Quill platform ID: p15917.
(September 10, 1786 — July 26, 1863) John Jordan Crittenden, (uncle of Thomas Theodore Crittenden), a Senator and a Representative from Kentucky; born near Versailles, Woodford County, Ky., September 10, 1786; completed preparatory studies; attended Pisgah Academy, Woodford County, Ky., Washington College (now Washington and Lee University), Lexington, Va., and graduated from William and Mary College, Williamsburg, Va., in 1806; studied law; admitted to the bar and commenced practice in Woodford County, Ky., in 1807; attorney general of Illinois Territory 1809-1810; served in the War of 1812 as aide to the Governor; resumed the practice of law in Russellville, Ky.; member, State house of representatives 1811-1817, and served as speaker the last term; elected as a Democratic Republican to the United States Senate and served from March 4, 1817, to March 3, 1819, when he resigned; chairman, Committee on Judiciary (Fifteenth Congress); moved to Frankfort, Ky., in 1819; member, State house of representatives 1825, 1829-1832; appointed and was confirmed as United States district attorney in 1827, but was removed by President Andrew Jackson in 1829; nominated in 1828 by President John Quincy Adams as an Associate Justice of the Supreme Court of the United States, but was not confirmed by the Senate; again elected to the United States Senate as a Whig and served from March 4, 1835, to March 3, 1841; appointed Attorney General of the United States by President William Henry Harrison March to September 1841; appointed and subsequently elected as a Whig to the United States Senate to fill the vacancy caused by the resignation of Henry Clay and served from March 31, 1842, to June 12, 1848, when he resigned; chairman, Committee on Military Affairs (Twenty-seventh and Twenty-eighth Congresses); Governor of Kentucky 1848-1850, when he resigned; again appointed Attorney General by President Millard Fillmore 1850-1853; again elected to the United States Senate as a Whig (later American/Know-Nothing) and served from March 4, 1855, to March 3, 1861; chair, Committee on Revolutionary Claims (Thirty-sixth Congress); chair Committee on Foreign Affairs (Thirty-seventh Congress); elected as a Unionist to the Thirty-seventh Congress (March 4, 1861-March 3, 1863); was a candidate for reelection at the time of his death; died in Frankfort, Ky., July 26, 1863; interment in State Cemetery, Frankfort, Ky. [Source: “Biographical Directory of the United States Congress, 1774 - Present,” available at https://bioguide.congress.gov/search/bio/C000912]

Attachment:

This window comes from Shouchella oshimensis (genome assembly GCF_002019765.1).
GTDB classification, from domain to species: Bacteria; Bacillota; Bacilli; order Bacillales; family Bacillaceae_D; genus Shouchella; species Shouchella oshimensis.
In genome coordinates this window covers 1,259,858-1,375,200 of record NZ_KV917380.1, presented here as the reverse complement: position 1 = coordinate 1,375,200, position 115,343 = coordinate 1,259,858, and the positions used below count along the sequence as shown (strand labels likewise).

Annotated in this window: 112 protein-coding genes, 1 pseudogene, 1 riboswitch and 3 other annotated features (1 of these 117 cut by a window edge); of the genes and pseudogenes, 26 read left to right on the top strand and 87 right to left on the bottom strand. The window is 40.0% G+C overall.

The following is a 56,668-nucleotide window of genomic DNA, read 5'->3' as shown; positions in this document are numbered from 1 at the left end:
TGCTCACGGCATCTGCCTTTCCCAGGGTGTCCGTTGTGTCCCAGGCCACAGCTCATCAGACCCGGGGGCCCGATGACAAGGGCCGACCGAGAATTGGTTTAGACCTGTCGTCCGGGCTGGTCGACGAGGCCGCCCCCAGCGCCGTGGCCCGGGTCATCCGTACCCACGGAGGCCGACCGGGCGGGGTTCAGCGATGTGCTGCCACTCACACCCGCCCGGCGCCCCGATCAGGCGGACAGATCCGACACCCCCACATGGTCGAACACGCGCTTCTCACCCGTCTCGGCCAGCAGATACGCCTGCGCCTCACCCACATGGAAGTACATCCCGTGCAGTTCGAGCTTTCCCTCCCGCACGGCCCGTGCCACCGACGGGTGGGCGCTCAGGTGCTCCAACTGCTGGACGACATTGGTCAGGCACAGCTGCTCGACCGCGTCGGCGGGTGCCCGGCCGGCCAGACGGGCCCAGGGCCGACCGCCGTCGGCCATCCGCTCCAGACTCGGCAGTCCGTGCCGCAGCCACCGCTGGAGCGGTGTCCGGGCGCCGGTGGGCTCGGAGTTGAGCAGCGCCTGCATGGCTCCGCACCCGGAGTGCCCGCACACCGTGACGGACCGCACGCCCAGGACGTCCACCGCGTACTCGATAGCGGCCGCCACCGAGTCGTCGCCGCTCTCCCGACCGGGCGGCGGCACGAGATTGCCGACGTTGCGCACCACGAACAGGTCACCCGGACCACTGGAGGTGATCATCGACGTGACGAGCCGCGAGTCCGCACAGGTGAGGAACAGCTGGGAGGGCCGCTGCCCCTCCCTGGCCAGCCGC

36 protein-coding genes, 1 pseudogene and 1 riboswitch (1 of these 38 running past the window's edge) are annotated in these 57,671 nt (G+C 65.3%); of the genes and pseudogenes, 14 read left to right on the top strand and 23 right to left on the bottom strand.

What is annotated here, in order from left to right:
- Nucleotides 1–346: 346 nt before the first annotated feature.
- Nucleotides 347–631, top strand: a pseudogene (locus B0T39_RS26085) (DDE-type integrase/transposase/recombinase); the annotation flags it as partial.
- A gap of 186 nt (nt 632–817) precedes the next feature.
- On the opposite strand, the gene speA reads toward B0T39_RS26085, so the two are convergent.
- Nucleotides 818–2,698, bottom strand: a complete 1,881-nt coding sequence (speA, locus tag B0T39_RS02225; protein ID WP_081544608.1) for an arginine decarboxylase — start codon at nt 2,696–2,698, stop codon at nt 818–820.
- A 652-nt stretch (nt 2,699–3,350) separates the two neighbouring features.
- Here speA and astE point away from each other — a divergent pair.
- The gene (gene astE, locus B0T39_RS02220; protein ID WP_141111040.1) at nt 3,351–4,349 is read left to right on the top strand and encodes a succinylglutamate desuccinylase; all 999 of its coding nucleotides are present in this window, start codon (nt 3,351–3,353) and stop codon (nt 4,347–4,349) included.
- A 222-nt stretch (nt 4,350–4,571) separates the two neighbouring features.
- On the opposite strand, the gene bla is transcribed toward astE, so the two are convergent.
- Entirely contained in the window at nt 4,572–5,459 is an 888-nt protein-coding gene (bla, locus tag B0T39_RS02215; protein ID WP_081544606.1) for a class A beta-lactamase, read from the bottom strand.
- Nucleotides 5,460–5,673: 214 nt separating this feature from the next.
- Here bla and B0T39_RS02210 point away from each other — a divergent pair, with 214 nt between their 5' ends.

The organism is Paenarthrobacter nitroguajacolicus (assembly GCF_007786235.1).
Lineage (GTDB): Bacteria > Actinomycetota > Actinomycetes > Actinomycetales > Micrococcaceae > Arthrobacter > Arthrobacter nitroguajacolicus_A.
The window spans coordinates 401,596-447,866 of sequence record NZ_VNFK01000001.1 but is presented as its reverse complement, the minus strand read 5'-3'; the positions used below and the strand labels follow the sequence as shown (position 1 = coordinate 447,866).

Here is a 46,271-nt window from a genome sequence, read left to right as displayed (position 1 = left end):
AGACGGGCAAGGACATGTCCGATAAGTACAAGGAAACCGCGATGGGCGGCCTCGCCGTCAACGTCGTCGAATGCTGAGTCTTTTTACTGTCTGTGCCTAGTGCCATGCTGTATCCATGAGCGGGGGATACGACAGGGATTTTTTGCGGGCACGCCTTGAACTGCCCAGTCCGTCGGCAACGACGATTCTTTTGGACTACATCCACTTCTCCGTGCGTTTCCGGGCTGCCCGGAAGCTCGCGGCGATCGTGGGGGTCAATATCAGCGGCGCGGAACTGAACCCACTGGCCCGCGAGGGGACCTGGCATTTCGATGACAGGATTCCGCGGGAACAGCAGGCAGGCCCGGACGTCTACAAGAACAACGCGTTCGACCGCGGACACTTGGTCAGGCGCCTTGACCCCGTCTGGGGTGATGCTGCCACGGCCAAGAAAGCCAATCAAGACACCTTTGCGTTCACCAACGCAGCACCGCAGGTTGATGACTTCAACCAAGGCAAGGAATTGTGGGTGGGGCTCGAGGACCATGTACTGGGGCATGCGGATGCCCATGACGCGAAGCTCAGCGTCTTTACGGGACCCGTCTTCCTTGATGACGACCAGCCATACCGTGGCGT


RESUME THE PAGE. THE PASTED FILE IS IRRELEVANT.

Member of Kentucky Delegation—The Road to Civil War.
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